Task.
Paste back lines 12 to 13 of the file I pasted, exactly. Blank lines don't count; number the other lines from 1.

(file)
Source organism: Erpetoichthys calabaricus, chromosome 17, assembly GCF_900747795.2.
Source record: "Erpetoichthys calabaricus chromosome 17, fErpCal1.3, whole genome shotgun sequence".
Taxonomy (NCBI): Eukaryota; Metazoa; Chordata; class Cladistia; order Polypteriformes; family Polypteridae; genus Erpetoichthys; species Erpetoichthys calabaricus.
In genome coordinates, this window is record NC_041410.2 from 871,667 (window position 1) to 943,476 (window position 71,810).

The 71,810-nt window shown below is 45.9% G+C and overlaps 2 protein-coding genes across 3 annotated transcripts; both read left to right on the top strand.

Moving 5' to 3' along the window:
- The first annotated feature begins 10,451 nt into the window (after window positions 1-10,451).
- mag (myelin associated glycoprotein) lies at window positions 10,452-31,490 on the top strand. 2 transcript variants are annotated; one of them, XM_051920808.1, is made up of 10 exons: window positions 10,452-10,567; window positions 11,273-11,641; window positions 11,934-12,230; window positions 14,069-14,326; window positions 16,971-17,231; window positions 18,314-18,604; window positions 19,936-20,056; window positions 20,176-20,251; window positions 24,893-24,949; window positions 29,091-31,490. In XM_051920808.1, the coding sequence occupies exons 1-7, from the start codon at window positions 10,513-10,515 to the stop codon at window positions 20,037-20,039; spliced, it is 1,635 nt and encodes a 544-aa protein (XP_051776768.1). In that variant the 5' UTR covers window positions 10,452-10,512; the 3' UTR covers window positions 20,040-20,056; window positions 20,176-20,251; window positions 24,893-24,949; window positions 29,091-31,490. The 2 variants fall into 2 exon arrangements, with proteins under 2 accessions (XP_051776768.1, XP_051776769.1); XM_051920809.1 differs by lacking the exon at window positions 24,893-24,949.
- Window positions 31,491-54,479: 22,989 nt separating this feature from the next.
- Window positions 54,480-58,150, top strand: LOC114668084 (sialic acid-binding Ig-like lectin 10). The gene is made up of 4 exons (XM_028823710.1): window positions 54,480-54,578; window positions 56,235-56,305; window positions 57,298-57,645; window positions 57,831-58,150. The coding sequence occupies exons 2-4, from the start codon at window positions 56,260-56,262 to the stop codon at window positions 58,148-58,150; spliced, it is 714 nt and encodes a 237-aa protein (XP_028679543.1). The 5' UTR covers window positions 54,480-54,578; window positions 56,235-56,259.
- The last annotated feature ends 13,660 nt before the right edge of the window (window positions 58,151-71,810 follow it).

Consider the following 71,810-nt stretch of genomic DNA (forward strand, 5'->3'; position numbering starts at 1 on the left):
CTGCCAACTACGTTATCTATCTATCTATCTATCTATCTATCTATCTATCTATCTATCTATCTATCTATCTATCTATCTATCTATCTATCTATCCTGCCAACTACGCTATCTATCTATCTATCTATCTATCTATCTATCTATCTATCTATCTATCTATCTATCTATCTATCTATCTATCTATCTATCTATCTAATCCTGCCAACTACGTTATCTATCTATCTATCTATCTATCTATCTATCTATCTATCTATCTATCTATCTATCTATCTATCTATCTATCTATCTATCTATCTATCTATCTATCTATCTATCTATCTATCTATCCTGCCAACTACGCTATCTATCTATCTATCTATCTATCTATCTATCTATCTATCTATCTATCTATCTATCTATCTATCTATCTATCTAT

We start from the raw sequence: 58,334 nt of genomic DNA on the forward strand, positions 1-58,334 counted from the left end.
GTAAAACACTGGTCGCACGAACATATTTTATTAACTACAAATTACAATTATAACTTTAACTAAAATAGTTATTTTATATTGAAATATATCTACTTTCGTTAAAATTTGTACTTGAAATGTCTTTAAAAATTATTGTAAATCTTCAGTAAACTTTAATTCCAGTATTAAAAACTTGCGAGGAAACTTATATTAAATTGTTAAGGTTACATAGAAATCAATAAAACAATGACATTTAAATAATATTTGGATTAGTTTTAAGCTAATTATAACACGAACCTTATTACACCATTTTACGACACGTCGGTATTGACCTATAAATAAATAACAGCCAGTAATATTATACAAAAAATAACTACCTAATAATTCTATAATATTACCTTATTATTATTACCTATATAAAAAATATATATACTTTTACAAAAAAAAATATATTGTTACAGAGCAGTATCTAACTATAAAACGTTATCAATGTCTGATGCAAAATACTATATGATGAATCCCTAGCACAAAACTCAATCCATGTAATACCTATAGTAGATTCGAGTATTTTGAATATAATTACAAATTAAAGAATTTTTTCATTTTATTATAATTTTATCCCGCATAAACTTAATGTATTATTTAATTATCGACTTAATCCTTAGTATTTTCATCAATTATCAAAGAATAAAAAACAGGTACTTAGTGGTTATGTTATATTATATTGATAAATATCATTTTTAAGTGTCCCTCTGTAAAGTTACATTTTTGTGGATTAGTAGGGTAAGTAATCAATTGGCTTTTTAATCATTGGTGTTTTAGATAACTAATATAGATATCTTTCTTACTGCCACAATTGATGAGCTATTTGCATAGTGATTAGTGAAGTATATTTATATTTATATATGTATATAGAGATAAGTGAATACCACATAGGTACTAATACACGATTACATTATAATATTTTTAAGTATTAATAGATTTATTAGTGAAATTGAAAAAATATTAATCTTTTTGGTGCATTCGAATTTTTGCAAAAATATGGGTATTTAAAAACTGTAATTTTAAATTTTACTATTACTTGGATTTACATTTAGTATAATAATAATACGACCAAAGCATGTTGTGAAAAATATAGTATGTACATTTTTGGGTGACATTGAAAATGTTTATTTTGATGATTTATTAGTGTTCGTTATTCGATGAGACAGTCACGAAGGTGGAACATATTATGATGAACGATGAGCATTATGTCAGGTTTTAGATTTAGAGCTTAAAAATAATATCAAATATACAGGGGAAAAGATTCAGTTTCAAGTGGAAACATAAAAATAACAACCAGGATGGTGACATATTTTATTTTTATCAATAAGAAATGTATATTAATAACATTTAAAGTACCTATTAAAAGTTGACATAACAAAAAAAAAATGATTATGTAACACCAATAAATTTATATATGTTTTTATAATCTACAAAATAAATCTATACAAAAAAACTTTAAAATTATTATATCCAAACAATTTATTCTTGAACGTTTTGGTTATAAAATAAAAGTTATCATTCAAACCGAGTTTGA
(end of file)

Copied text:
Consider the following 71,810-nt stretch of genomic DNA (forward strand, 5'->3'; position numbering starts at 1 on the left):
CTGCCAACTACGTTATCTATCTATCTATCTATCTATCTATCTATCTATCTATCTATCTATCTATCTATCTATCTATCTATCTATCTATCTATCCTGCCAACTACGCTATCTATCTATCTATCTATCTATCTATCTATCTATCTATCTATCTATCTATCTATCTATCTATCTATCTATCTATCTATCTATCTAATCCTGCCAACTACGTTATCTATCTATCTATCTATCTATCTATCTATCTATCTATCTATCTATCTATCTATCTATCTATCTATCTATCTATCTATCTATCTATCTATCTATCTATCTATCTATCTATCTATCCTGCCAACTACGCTATCTATCTATCTATCTATCTATCTATCTATCTATCTATCTATCTATCTATCTATCTATCTATCTATCTATCTAT